Up to the present day, contracts have undergone a process of transformation to adapt to the changing reality, and their requirements and methods of conclusion have also changed, from verbal, written on paper to digital; or from the obligatory presence of witnesses to notaries or other authorities, all at a high cost and time investment.
However, with the advent of the digital era and globalisation, where many agreements are carried out over the Internet and where the parties are not known, it has become essential to have instruments that guarantee security. This is why a new concept has appeared that has come to revolutionise the world of contracting: Smart Contracts or smart contracts.
What are Smart Contracts?
Smart contracts are currently agreements between parties, the content of which is represented in scripts (computer code) and which are supported and recorded by Blockchain technology. Unlike a traditional contract, Smart Contracts are executed automatically, without human intervention, when a pre-programmed condition is met.
The term “Smart Contract” was first used in 1997 by Nick Szabo, a computer scientist, legal expert and cryptographer. In his work “Formalizing and Securing Relationships on Public Networks” he describes it as: “a set of promises, which are specified in digital form, and which also include the protocols by which the parties bind themselves to fulfil these promises”.
As contracts are created with Blockchain technology, they have the characteristics of the blockchain:
Decentralisation and Distribution.
It allows contracts to be distributed among thousands of computers and validated by all the participants that make up the Blockchain chain, thus preventing them from being exclusively guarded by large companies.
The information entered is immutable, i.e. it cannot be deleted or modified. This prevents fraud and avoids manipulation or alteration of the contract.
The performance of a smart contract does not depend on the interpretation of the parties, but is subject to a pre-programmed event or condition prior to the conclusion of the contract.
It does not require intermediaries, or a third party to vouch for its authenticity or content, such as a notary. It is the computer code that ensures compliance with the conditions. In this way it allows the elimination of bureaucracy, high costs and undetermined time in the process.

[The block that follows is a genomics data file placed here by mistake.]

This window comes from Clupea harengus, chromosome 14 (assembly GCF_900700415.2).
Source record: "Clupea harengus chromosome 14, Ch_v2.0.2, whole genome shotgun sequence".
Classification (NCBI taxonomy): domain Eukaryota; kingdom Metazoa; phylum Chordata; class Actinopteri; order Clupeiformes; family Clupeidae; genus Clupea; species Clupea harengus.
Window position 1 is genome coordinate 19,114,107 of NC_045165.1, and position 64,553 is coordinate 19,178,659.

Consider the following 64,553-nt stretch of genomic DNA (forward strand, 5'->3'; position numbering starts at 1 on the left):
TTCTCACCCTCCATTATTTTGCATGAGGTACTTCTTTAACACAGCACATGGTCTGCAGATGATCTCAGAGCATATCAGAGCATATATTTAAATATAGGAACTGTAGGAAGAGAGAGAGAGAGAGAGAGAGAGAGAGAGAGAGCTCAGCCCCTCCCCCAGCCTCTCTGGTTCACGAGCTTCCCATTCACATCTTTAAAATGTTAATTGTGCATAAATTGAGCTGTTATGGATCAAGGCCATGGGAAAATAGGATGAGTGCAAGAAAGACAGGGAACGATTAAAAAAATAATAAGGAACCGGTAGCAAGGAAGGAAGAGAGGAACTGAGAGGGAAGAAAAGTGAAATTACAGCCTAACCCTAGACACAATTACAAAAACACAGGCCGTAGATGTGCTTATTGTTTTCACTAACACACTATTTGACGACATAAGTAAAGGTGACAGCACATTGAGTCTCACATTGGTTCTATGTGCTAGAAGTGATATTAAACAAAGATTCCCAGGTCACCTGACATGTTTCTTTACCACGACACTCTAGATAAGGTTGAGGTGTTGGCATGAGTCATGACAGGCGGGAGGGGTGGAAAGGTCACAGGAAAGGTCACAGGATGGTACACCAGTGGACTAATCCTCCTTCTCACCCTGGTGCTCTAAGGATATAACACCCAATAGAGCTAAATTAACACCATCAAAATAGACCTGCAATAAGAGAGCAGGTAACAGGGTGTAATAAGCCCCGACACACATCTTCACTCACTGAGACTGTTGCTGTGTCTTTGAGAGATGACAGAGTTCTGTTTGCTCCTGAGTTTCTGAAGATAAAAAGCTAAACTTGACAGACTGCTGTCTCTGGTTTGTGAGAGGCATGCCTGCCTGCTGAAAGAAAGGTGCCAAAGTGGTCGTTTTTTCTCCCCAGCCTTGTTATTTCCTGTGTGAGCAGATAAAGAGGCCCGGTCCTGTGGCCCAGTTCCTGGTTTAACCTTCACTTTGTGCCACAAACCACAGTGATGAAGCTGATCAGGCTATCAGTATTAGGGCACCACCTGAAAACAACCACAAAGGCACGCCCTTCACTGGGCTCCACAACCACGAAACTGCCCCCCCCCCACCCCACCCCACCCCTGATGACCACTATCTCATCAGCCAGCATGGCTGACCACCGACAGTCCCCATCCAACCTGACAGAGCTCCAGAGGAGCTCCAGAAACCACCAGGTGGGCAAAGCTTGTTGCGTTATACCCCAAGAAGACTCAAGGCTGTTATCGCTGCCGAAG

Smart contracts have a multitude of applications such as: patent registration, election systems, food traceability, insurance, product sales, transactions, among others.
For this purpose, there are certain Blockchain platforms where Smart Contracts can be executed, such as: Ethereum, Hyperleddger and Corda R3. On these platforms, contracts are registered and active until the agreed conditions are met. Once the fulfilment of the conditions has been verified, it then allows the rest of the agreement to be fulfilled, such as a release of money.
There is currently no specific regulation governing smart contracts and this is due to the great novelty they present with the use of Blockchain technology and the intense debate as to whether or not they constitute a valid legal contract. However, Spain does have a regulation that indirectly regulates them and that will allow them to be valid as long as they are complied with. To this end, we must take into account the specialities that technology presents when it comes to drafting and programming a Smart Contract.
Smart Contracts are a programme with legal value, in which the parties to a contract commit themselves to certain terms or obligations, which will be executed automatically.
At Navas & Cusí we offer advice and support throughout the process of creating smart contracts, by applying the laws in force and by drafting clauses that guarantee legal certainty.